Audience: Commercial divers / trainers
Disciplines: VR / UI / UX / 3D / Branding
Deliverables: Virtual Reality application. Connected handheld device.
Software: Unity, Maya, Audacity, InDesign, Illustrator, Photoshop, XD
Brief: For our Final Year Project (the major project that would encapsulate everything we had learned during the course), we were tasked with creating and delivering a creative, digital artefact of our choosing. It involved not only design but research, development and evaluation.
Response: At this point, I wanted to focus on Virtual Reality and see what I could create in Unity and other programs. Due to my previous experience working with B2B and B2C brands, I focused on VR training rather than entertainment, so that I could create a tangible product for businesses to use. After picking an industry I was interested in, Commercial Diving, I decided to create a VR application for trainee divers to use alongside real-life training. Partnered with this, I added a tablet that would allow trainers to change the scenario in real-time so that it would be more realistic and present a challenge to the users.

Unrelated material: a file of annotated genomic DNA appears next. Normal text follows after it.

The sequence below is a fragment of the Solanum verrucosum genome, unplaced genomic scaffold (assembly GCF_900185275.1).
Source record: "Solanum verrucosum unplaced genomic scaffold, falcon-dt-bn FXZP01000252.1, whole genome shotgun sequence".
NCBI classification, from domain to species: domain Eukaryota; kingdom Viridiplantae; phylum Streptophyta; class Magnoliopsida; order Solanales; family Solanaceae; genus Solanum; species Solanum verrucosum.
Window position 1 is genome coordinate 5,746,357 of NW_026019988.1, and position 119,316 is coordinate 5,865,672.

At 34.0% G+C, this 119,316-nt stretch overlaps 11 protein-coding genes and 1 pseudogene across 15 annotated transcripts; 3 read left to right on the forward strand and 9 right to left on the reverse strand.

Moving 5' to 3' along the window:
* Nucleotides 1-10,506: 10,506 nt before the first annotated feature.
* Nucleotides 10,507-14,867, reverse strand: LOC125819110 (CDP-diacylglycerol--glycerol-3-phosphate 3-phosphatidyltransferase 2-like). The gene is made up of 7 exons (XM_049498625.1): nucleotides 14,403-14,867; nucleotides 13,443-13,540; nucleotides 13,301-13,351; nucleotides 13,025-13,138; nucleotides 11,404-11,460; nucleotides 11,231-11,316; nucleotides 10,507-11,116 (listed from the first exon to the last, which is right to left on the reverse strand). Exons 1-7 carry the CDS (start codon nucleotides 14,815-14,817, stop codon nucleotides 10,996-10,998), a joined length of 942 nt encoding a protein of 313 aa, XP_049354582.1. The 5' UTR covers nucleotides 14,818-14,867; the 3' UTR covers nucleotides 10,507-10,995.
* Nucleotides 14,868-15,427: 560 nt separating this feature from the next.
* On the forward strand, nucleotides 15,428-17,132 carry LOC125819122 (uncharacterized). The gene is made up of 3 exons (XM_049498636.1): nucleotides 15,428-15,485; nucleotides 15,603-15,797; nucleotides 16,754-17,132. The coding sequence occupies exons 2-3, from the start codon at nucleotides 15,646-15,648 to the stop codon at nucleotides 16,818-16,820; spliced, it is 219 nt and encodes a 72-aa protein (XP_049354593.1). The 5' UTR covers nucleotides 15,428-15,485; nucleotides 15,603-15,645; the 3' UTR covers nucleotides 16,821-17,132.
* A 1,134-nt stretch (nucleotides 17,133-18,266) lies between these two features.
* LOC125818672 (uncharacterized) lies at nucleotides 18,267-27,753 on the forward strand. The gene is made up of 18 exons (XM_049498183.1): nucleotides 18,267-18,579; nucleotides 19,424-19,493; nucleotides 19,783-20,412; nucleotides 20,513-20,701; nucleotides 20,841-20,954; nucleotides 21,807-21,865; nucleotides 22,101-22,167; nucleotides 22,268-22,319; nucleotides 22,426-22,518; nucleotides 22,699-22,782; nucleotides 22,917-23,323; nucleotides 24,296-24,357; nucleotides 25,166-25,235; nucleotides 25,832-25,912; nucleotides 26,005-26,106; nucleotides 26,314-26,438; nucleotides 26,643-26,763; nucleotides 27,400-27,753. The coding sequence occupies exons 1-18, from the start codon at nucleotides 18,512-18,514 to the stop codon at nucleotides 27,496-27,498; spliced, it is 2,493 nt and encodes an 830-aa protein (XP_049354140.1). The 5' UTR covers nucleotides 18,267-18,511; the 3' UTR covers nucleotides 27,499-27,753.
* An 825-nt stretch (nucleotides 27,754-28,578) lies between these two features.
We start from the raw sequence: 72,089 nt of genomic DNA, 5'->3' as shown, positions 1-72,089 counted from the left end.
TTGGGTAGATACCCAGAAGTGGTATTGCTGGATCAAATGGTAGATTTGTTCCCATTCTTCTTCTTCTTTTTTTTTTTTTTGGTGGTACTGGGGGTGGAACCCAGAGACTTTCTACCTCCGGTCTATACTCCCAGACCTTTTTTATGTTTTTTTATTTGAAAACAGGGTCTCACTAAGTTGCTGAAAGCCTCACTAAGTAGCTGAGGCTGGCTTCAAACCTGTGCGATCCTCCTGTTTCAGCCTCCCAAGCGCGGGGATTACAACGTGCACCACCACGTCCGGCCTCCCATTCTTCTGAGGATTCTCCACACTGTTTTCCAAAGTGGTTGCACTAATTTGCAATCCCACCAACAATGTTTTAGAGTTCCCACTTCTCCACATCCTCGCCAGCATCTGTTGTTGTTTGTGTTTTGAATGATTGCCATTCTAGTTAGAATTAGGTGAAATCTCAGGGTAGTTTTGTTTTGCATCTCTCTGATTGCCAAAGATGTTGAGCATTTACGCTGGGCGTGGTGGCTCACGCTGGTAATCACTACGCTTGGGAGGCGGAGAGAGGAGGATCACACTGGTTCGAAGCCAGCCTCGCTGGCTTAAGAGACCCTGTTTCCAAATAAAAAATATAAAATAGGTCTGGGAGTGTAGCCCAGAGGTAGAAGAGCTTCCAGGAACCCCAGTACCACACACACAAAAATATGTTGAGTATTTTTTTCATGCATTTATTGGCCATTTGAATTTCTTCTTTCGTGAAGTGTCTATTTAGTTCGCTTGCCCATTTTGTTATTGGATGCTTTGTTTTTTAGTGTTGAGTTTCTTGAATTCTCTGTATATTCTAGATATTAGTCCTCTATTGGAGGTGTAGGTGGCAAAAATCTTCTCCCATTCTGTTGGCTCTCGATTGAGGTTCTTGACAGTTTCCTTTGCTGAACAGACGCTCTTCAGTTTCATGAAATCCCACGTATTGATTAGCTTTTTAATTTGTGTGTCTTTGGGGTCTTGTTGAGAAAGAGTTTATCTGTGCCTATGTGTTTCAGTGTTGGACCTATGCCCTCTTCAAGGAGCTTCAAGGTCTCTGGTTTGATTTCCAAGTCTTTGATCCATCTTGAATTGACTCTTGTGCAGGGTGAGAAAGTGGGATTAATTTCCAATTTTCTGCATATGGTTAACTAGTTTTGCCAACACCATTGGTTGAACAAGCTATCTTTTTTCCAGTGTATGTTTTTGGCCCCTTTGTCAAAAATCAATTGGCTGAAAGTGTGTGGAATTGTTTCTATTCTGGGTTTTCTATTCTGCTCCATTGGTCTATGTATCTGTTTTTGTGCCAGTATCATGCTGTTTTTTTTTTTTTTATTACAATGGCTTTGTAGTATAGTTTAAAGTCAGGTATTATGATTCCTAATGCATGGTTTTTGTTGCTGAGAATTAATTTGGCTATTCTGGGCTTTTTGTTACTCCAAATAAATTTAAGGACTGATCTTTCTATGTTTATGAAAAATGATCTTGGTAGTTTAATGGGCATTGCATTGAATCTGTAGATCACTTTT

A collage of images relating to all parts of the project, including art style and UI.

Logo alongside development. The logomark represents how both VR and diving are the window to a different world. This is partnered with the idea of depth which adds to the meticulous and scientific nature of the industry.

Level designs for the application. It's important to note that through my research, I found that many users can get motion sickness so I didn't want to create sprawling levels for them to explore. Docklands are for the Main Menu (above water to provide context), the Saturation Chamber is for Tutorials and Mission Briefings and the Scenarios take place on-site underwater.

This image details the tutorial area, showcasing the tutorial screen that follows the player as they move through the area. Compared to real-world saturation chambers, I made this less claustrophobic to contrast the underwater areas.

This is the immediate view of users when they first enter the underwater world. Lights guide the player to the main container-retrieval site.

And these showcase the variety of interactions at the players disposal. Interactions are what immerse users into VR so they need to be realistic, responsive as well as fun to use. Players can teleport, cut debris away from containers and use lifting bags to lift items to the surface. They can also climb ladders to enter and exit underwater areas.

This image showcases the training module that allows trainers to adapt the simulation for users in VR. They can adjust weather effects, fog distance, difficulty (lowers oxygen faster) and spawn in fish that will disrupt and attack the player. It also contains an area for the players current status.

Click play to see an explanation video as well as some real-time gameplay of the application.

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